Wednesday, May 28, 2014

Creating Burn Down Charts for Asana

This post will step through the process of using Just the Facts to subscribe to Asana task counts and graphing them in a burn down chart.

Begin by navigating to one of your Asana projects.  In the screens below, we will be working with the built-in "My Tasks" project, but the same approach applies to any project.

Viewing an Asana Project
Click the Just the Facts browser extension ( ) in the toolbar to activate it.  You will be taken to a new screen where you can choose the facts you want for this project.

Subscribe to Asana Facts
You will be prompted to provide permissions for Just the Facts to access your Asana information.  After providing this permission, your fact subscriptions will be created.

Asana Fact Subscriptions
There's one additional data point we'd like to include in our graph:  a trendline of progress that shows when we are likely to be completed.  We create a trendline like any other Combined Fact.  First, we'll select the base fact, which in this case is the "Remaining Tasks" count that we want to trend.  We'll then click the "Combine" (button:
Creating a Combined Fact
We'll choose the "Projection" radio button to indicate that we will project future values based on the present values.  We'll name this combined fact "Projected Remaining Tasks" then click "Save."

Creating a Projected Fact
Now we can choose the facts we want to chart and click the Chart () button:

Selecting Facts to Chart
This will display a line graph with the last week's values for all four selected facts:

Default Burndown Appearance

We can then click the "Save" button to give the chart a title and easily view it any time in the future:

New Chart Dialog

The chart will be created with default colors and behavior for each of its facts.  We can click the Edit () button to bring up a dialog to modify the chart details:

Edit Chart Dialog

In this case we will assign specific colors, stack the completed and remaining task counts one on top of the other, and display values for the remaining task count, giving us a final chart that looks like this:

Formatted Burndown Chart
Note that the trendline automatically extends to the future.  This allows us to use the date picker labeled "End Date" to go out in time another two weeks to see the projected completion date for the project:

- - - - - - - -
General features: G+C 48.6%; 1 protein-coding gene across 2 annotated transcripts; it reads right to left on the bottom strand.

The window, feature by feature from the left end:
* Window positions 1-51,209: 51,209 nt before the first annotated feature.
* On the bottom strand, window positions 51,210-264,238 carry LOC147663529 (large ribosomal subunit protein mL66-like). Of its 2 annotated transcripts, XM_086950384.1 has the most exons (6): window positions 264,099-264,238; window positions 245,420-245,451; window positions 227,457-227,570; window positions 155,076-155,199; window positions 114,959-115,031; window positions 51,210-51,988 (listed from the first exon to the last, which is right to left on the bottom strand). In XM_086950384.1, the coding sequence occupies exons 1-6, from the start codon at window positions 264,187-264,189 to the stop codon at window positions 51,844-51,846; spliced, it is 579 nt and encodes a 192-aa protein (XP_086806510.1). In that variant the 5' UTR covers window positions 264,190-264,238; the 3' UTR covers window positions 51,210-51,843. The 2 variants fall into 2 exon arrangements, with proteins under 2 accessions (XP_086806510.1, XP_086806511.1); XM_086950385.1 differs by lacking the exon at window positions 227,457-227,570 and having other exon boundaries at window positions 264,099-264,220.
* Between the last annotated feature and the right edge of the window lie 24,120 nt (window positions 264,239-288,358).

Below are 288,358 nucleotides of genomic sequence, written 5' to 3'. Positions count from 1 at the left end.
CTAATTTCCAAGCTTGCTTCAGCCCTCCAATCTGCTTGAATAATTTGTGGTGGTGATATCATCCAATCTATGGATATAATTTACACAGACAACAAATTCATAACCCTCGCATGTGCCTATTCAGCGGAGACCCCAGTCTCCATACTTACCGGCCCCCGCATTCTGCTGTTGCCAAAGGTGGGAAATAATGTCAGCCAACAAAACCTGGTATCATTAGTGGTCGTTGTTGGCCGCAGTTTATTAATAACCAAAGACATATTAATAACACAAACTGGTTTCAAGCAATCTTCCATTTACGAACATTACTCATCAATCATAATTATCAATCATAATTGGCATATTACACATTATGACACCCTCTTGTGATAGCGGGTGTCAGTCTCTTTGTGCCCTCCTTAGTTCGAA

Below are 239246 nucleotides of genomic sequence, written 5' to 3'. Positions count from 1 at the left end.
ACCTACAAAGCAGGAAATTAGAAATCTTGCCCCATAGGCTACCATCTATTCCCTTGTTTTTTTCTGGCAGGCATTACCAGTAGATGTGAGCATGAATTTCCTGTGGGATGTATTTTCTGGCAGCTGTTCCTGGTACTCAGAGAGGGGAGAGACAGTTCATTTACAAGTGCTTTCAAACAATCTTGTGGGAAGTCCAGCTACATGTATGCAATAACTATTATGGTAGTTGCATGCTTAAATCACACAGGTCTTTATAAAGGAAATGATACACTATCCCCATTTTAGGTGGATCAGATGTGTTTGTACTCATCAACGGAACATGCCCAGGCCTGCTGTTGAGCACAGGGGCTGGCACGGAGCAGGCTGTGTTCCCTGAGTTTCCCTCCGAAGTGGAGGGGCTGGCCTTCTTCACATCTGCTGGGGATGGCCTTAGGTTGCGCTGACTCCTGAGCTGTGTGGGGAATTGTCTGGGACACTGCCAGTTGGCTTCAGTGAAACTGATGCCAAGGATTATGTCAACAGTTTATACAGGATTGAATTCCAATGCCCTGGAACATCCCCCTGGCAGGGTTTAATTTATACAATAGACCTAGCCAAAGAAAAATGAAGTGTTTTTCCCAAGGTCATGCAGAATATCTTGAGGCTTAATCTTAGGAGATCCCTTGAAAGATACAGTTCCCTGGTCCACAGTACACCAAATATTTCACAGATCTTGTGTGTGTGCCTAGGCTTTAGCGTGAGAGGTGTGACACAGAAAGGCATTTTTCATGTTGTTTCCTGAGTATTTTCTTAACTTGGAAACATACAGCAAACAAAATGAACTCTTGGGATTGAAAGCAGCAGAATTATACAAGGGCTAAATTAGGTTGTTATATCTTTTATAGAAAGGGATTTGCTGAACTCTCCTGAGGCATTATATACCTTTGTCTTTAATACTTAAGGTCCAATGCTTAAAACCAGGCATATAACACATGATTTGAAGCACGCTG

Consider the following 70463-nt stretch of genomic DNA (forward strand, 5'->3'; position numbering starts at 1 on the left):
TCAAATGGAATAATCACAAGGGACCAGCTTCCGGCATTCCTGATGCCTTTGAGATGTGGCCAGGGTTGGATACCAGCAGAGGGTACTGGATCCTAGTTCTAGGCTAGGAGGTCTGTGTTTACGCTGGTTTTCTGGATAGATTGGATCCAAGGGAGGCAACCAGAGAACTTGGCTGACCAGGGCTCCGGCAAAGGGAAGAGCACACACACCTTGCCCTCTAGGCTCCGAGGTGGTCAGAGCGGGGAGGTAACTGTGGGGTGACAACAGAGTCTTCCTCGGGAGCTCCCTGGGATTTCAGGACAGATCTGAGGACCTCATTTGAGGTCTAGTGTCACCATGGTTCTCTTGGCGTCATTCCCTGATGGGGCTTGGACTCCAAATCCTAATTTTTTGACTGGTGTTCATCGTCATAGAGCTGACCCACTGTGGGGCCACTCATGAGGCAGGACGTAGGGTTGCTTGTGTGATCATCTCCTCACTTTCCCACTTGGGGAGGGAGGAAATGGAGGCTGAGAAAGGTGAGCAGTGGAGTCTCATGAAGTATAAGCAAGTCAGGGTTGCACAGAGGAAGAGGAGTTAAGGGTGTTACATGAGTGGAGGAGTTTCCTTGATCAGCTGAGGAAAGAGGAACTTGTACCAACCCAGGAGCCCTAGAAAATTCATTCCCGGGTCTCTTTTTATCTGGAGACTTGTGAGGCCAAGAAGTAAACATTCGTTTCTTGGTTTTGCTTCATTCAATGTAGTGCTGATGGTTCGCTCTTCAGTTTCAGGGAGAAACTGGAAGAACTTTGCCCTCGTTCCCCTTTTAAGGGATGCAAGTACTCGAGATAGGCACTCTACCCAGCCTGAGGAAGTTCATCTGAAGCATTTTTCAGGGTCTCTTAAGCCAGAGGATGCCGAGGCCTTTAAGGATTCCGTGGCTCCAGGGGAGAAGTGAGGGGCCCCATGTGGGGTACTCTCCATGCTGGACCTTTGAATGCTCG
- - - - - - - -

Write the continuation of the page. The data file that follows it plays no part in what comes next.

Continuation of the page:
Projected Burndown

Tuesday, May 20, 2014

Creating Burn-Down Charts for Jira Projects

Just the Facts provides powerful charting tools that can combine multiple facts across both the same and different cloud services.  While project tracking tools like Jira's GreenHopper do provide built-in burn-down charts, you can also chart this data in Just the Facts for greater flexibility in how a sprint's progress is visualized, or to be able to track progress across multiple sprints or projects.

We'll begin by navigating to the GreenHopper Agile Board showing our project's current sprint.  As you can see, under the Plan tab we are shown a count of issues in the various states defined for our project, such as Not Started, In Progress, and Done (if your project is using story points, the total points are shown instead).

GreenHopper Planning Board
From this screen, we'll active the Just the Facts extension and subscribe to the counts of issues in each of the three states:

Subscribing to Jira Story Counts
Giving us a subscription to the following three facts:
Story Count Facts
There's one additional data point we'll want to chart: the total amount of work remaining.  While Jira doesn't provide us this number directly, we can track it by creating a Combined Fact.
We'll select the "In Progress" and "Not Started" facts and click on the Combine button ().  This will display the following dialog:
Creating the "Work Remaining" Fact
We'll name the new fact "Work Remaining" and click "Save."

To go ahead and create our chart, we can either proceed immediately or wait for one day so that we have two days worth of data to chart.  The screens below are taken based on two days of data, to make it clearer how the chart will look day-to-day.